What is Flutter?
Flutter is an UI toolkit for building natively compiled applications for mobile, desktop and web with a single codebase.
1- How does it work
It uses its own very efficient rendering engine, called Skia, to paint the UI so that OEM widgets are not needed anymore. In this way, the app doesn’t rely on the instruments the OS exposes to draw the interface and you can freely control each single pixel of the screen.
- Flutter produces native ARM code for the machine;
- when launched, the app loads the Flutter library. Any rendering, input or event handling, and so on, is delegated to the compiled Flutter and app code. This is much faster than having a bridge.
- A minimal Flutter app is about 4.4 MB on Android and 10.9 MB on iOS (depending on the architecture, whether it be ARM 32 or 64 bit)
The true power of Flutter lies on the fact that apps are built with their own rendering stuff and they are not constrained to paint the UI following the rules "imposed" by OEM widgets. You’re free to control the screen and manipulate every single pixel.
2- Why Flutter uses Dart
There are many reasons behind the decision made by Google to choose Dart as language for the Flutter framework. Here’s a summary of what brought them to make this choice
OOP style. The vast majority of developers have object-oriented programming skills and thus Dart would be easy to learn as it adopts most of the common OOP patterns. The developer doesn’t have to deal with a completely new way of coding; he can reuse what he already knows and integrate it with the specific details of Dart.
Performances. In order to guarantee high performances and avoid frame dropping during the execution of the app, there’s the need of a high performance and predictable language. Dart can guarantee to be very efficient and it provides a powerful memory allocator that handles small, short-lived allocations. This is perfect for Flutter’s functional-style flow.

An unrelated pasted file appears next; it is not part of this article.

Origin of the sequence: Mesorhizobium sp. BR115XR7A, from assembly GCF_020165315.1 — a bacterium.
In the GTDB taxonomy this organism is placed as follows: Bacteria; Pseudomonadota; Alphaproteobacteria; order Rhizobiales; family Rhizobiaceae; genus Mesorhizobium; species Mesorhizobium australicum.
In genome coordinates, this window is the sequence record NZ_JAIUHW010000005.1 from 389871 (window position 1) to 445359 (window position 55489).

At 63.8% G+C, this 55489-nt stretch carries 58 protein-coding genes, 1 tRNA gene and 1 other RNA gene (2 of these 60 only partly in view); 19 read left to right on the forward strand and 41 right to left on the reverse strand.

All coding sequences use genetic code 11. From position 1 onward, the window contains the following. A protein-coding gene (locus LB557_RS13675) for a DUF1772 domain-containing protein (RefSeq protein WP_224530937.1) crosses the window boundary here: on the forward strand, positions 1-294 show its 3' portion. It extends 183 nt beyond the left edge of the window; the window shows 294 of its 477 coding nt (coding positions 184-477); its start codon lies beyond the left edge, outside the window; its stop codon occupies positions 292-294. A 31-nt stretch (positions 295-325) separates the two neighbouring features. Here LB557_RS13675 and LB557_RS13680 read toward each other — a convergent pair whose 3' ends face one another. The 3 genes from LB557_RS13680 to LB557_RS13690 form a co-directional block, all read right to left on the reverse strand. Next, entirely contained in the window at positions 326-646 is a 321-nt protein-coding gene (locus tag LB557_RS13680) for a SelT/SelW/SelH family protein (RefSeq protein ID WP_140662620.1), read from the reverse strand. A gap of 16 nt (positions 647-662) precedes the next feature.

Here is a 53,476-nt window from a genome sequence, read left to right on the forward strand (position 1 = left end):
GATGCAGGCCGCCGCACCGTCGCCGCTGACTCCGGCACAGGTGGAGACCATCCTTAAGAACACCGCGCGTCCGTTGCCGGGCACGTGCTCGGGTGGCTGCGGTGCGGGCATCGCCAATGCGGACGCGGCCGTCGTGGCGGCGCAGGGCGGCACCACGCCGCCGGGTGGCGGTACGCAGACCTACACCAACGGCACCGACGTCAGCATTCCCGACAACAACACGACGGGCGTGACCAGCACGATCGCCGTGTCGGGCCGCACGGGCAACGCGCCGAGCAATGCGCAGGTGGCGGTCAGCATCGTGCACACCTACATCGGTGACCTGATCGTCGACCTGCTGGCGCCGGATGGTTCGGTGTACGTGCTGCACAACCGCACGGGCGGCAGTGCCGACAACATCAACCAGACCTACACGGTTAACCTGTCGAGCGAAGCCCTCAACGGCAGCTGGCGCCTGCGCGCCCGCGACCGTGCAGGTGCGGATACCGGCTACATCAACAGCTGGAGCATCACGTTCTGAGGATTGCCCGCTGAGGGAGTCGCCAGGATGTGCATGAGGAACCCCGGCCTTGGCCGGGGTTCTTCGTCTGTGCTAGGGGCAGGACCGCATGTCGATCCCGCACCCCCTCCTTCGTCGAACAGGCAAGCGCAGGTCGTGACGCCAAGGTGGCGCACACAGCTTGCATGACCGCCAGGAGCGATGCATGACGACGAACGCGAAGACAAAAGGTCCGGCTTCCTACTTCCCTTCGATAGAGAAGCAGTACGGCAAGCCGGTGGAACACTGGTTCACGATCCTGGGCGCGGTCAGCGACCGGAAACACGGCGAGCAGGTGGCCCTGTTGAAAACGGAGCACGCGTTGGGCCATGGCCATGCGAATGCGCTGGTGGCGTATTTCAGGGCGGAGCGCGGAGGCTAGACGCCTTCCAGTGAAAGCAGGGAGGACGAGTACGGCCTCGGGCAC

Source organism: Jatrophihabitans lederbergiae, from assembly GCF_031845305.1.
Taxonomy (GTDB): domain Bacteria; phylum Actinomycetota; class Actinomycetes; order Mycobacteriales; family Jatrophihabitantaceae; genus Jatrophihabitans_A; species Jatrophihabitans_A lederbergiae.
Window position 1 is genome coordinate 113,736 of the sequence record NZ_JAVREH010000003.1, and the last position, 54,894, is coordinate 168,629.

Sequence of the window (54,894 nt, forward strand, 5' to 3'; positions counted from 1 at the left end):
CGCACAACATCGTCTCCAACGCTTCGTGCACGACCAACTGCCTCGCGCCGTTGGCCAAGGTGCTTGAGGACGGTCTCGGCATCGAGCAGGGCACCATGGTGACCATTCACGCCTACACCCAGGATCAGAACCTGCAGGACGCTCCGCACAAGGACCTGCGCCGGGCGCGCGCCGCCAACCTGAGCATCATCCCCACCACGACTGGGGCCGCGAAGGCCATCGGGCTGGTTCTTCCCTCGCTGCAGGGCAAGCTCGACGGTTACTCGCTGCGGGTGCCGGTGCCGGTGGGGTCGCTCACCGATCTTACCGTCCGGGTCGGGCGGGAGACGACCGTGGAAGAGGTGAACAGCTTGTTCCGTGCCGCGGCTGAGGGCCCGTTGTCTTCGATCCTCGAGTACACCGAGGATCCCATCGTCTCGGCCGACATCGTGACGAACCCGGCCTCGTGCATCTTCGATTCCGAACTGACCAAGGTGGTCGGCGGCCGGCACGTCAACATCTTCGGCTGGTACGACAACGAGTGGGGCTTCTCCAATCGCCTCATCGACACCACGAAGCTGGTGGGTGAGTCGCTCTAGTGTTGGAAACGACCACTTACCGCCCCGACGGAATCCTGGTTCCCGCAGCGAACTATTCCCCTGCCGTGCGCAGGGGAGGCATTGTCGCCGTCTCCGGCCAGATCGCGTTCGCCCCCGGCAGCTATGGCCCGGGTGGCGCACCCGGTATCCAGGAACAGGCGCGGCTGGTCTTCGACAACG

Productivity. Flutter allows developers to write Android, iOS, web and desktop apps with a single codebase keeping the same performances, aspect and feeling in each plat- form. A highly productive language like Dart accelerates the coding process and makes the framework more attractive.
Both Flutter and Dart are developed by Google which can freely decide what to do with them listening to the community as well. If Dart was developed by another company, Google probably wouldn’t have the same freedom of choice in implementing new features and and the language couldn’t evolve at the desired pace.
Another important aspect is that Dart is strongly typed, meaning that the compiler is going to be very strict about types; you’ll have both less runtime surprises and an easier debugging process. In addition, keep in mind that Dart is a complete swiss-knife because it has built-in support for:
hot reload feature;
a package manager with mandatory documentation and the possibility to play with the code using DartPad;
DevTools, a collection of debugging and performance tools;
code documentation generator tool;
support for JIT and AOT compilation.
By owning two home-made products, Google can keep the entire projects under control and decide how to integrate them in the best way possible with quick development cycles. Dart evolves together with Flutter and as time goes by: they help each other maximizing productivity and performances.